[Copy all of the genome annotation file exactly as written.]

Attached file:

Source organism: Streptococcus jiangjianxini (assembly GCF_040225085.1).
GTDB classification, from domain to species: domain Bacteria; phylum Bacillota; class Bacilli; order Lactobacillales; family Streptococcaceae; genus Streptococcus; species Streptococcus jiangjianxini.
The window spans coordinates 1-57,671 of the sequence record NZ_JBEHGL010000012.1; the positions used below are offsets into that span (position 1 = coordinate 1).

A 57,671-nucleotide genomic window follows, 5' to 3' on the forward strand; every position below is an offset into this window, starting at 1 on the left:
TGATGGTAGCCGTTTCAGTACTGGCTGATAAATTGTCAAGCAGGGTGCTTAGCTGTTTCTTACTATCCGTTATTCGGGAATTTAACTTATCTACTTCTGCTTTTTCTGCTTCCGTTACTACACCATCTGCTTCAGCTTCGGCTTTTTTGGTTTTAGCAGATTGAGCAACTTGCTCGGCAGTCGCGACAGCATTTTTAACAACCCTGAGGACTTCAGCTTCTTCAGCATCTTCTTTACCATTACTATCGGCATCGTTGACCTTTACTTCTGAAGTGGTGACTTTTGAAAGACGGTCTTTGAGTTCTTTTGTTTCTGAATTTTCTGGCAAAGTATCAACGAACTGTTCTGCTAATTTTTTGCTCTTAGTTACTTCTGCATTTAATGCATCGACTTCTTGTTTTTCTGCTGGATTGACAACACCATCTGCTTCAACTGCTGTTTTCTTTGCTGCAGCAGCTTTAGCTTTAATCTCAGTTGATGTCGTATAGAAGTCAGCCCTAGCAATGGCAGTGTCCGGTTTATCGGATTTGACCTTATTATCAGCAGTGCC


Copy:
Source organism: Streptococcus jiangjianxini (assembly GCF_040225085.1).
GTDB classification, from domain to species: domain Bacteria; phylum Bacillota; class Bacilli; order Lactobacillales; family Streptococcaceae; genus Streptococcus; species Streptococcus jiangjianxini.
The window spans coordinates 1-57,671 of the sequence record NZ_JBEHGL010000012.1; the positions used below are offsets into that span (position 1 = coordinate 1).

A 57,671-nucleotide genomic window follows, 5' to 3' on the forward strand; every position below is an offset into this window, starting at 1 on the left:
TGATGGTAGCCGTTTCAGTACTGGCTGATAAATTGTCAAGCAGGGTGCTTAGCTGTTTCTTACTATCCGTTATTCGGGAATTTAACTTATCTACTTCTGCTTTTTCTGCTTCCGTTACTACACCATCTGCTTCAGCTTCGGCTTTTTTGGTTTTAGCAGATTGAGCAACTTGCTCGGCAGTCGCGACAGCATTTTTAACAACCCTGAGGACTTCAGCTTCTTCAGCATCTTCTTTACCATTACTATCGGCATCGTTGACCTTTACTTCTGAAGTGGTGACTTTTGAAAGACGGTCTTTGAGTTCTTTTGTTTCTGAATTTTCTGGCAAAGTATCAACGAACTGTTCTGCTAATTTTTTGCTCTTAGTTACTTCTGCATTTAATGCATCGACTTCTTGTTTTTCTGCTGGATTGACAACACCATCTGCTTCAACTGCTGTTTTCTTTGCTGCAGCAGCTTTAGCTTTAATCTCAGTTGATGTCGTATAGAAGTCAGCCCTAGCAATGGCAGTGTCCGGTTTATCGGATTTGACCTTATTATCAGCAGTGCC